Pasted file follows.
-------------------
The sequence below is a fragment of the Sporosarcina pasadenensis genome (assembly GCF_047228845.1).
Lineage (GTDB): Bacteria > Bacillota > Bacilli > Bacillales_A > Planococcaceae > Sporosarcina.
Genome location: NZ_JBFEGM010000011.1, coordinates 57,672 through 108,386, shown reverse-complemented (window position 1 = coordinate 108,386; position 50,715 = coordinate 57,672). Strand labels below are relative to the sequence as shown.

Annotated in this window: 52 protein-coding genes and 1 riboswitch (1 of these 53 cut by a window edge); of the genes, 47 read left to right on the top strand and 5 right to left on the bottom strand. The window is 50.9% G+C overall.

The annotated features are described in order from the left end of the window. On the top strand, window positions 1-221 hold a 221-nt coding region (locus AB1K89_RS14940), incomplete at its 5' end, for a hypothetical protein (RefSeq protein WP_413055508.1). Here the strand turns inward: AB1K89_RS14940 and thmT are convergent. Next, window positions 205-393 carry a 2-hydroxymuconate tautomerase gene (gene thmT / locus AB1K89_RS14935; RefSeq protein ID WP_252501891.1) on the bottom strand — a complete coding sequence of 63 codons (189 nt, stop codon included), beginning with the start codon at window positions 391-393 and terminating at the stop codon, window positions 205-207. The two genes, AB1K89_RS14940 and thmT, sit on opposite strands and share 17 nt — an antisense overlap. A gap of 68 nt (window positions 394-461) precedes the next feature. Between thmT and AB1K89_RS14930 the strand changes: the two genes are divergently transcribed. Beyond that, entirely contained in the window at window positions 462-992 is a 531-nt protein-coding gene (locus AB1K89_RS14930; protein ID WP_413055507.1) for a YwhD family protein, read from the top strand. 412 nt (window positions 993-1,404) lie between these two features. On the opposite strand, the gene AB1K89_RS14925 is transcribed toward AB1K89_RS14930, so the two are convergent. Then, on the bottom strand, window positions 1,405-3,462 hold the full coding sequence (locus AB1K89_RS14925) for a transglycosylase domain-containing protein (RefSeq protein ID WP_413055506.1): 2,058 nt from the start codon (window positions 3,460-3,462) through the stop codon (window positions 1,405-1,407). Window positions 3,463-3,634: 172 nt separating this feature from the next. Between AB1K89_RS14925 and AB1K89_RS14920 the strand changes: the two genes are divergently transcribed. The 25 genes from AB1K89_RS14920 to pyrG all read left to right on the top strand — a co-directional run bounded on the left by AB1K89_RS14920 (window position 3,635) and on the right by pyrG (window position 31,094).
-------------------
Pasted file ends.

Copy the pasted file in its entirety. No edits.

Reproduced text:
The sequence below is a fragment of the Sporosarcina pasadenensis genome (assembly GCF_047228845.1).
Lineage (GTDB): Bacteria > Bacillota > Bacilli > Bacillales_A > Planococcaceae > Sporosarcina.
Genome location: NZ_JBFEGM010000011.1, coordinates 57,672 through 108,386, shown reverse-complemented (window position 1 = coordinate 108,386; position 50,715 = coordinate 57,672). Strand labels below are relative to the sequence as shown.

Annotated in this window: 52 protein-coding genes and 1 riboswitch (1 of these 53 cut by a window edge); of the genes, 47 read left to right on the top strand and 5 right to left on the bottom strand. The window is 50.9% G+C overall.

The annotated features are described in order from the left end of the window. On the top strand, window positions 1-221 hold a 221-nt coding region (locus AB1K89_RS14940), incomplete at its 5' end, for a hypothetical protein (RefSeq protein WP_413055508.1). Here the strand turns inward: AB1K89_RS14940 and thmT are convergent. Next, window positions 205-393 carry a 2-hydroxymuconate tautomerase gene (gene thmT / locus AB1K89_RS14935; RefSeq protein ID WP_252501891.1) on the bottom strand — a complete coding sequence of 63 codons (189 nt, stop codon included), beginning with the start codon at window positions 391-393 and terminating at the stop codon, window positions 205-207. The two genes, AB1K89_RS14940 and thmT, sit on opposite strands and share 17 nt — an antisense overlap. A gap of 68 nt (window positions 394-461) precedes the next feature. Between thmT and AB1K89_RS14930 the strand changes: the two genes are divergently transcribed. Beyond that, entirely contained in the window at window positions 462-992 is a 531-nt protein-coding gene (locus AB1K89_RS14930; protein ID WP_413055507.1) for a YwhD family protein, read from the top strand. 412 nt (window positions 993-1,404) lie between these two features. On the opposite strand, the gene AB1K89_RS14925 is transcribed toward AB1K89_RS14930, so the two are convergent. Then, on the bottom strand, window positions 1,405-3,462 hold the full coding sequence (locus AB1K89_RS14925) for a transglycosylase domain-containing protein (RefSeq protein ID WP_413055506.1): 2,058 nt from the start codon (window positions 3,460-3,462) through the stop codon (window positions 1,405-1,407). Window positions 3,463-3,634: 172 nt separating this feature from the next. Between AB1K89_RS14925 and AB1K89_RS14920 the strand changes: the two genes are divergently transcribed. The 25 genes from AB1K89_RS14920 to pyrG all read left to right on the top strand — a co-directional run bounded on the left by AB1K89_RS14920 (window position 3,635) and on the right by pyrG (window position 31,094).